Monday, July 28, 2014

Colonization and Colonialism - Growth of England’s Overseas Empire

Though pax Britannica was still a distant dream, yet England could boast of a fairly big empire by the year 1765. The English colonial possessions, secured through both colonization and colonialism, included the thirteen American colonies. Canada (gained form France after the seven Years’ War in 1763). New Foundland, the Indian territiories of Bengal and Madras (gained after the battles of Plassey and Buxar) and a number of islands in the Caribbean including Barbados and Jamaica. Such a large overseas empire grew out of politico-economic rivalry between the two European powers – France and England. They fought each other in Europe-around the Great Lakes of North America, in Bengal and Coromandel coast around Madras and on the high seas and in the islands of the Caribbean.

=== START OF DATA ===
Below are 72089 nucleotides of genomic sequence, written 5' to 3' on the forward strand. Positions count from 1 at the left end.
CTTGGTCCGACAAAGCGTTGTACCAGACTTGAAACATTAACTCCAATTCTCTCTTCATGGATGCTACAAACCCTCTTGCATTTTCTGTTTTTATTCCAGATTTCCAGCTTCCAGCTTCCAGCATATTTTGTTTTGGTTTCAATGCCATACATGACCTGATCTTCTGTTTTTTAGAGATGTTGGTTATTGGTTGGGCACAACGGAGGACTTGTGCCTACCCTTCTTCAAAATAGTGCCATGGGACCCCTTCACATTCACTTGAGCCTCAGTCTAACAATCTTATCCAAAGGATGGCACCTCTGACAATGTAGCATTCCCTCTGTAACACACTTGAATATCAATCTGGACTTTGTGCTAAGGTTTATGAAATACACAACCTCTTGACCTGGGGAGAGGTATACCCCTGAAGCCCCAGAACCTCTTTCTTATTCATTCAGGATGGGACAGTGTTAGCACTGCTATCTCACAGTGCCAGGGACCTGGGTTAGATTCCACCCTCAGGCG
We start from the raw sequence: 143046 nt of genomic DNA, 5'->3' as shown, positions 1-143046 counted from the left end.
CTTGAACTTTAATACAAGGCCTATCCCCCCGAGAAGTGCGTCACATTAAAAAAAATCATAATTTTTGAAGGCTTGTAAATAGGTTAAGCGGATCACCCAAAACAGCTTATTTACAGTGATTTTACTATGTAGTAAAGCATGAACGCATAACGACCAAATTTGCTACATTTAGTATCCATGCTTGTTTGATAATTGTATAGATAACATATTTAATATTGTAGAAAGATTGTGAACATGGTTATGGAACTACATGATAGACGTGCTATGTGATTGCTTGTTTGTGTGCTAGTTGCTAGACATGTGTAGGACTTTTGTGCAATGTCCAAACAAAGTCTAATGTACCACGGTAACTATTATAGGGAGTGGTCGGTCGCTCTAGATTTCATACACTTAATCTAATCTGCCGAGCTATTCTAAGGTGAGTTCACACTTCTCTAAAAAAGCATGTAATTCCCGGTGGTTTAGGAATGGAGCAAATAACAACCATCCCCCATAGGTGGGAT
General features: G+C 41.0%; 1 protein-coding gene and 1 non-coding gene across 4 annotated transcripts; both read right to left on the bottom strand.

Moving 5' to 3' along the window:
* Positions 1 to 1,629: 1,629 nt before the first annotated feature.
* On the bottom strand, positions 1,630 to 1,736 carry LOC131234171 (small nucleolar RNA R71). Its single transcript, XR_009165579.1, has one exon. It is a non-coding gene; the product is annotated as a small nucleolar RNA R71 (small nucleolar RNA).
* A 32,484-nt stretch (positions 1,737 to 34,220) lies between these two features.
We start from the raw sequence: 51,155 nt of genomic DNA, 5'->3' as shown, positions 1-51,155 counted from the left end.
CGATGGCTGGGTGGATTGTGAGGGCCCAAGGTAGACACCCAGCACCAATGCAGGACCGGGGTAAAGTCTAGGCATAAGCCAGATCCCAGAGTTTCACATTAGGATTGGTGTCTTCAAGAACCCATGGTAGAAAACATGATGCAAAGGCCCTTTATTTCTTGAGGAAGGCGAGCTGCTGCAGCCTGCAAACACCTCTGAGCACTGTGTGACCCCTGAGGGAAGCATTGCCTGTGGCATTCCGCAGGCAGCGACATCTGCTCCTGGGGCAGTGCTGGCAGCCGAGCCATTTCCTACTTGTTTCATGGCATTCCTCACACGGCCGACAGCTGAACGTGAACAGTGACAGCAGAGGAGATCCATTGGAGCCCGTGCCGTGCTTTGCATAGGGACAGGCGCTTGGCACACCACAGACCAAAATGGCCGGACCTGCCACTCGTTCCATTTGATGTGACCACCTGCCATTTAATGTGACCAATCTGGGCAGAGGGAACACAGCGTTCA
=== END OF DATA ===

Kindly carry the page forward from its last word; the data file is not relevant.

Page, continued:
The important point to note is that these colonies were not only lucrative trading zones under British political control, but they turned out to be the unending sources of raw materials and a continuously growing market for English products. This substantially helped the Industrial Revolution. After colonizing the thirteen American possessions, the British colonial government used its political control to exact maximum economic benefits from them. The trade between the mother-country and the American colonies was considerable. The chief exports from the American colonies to England were tobacco, dyestuff and timber. Besides, the mother-country imposed stringent regulations upon the colonies that all their products be sent to London, from where it would be exported all over the world. The Mollases Act of 1733 was such an imposition upon the American colonies. The colonial rule transformed India into an ideal dependency, serving both as a huge market for British goods and an inexhaustible source of raw materials for English mills and factories. Political hegemony and economic dominance went hand in hand. So, the flow of capital from every part of the empire to England was smooth and substantial because of the growing export of the English manufactures to the large colonies market. The existence of a secure market and the steady sources of raw materials proved a great motivation to the Industrial Revolution.

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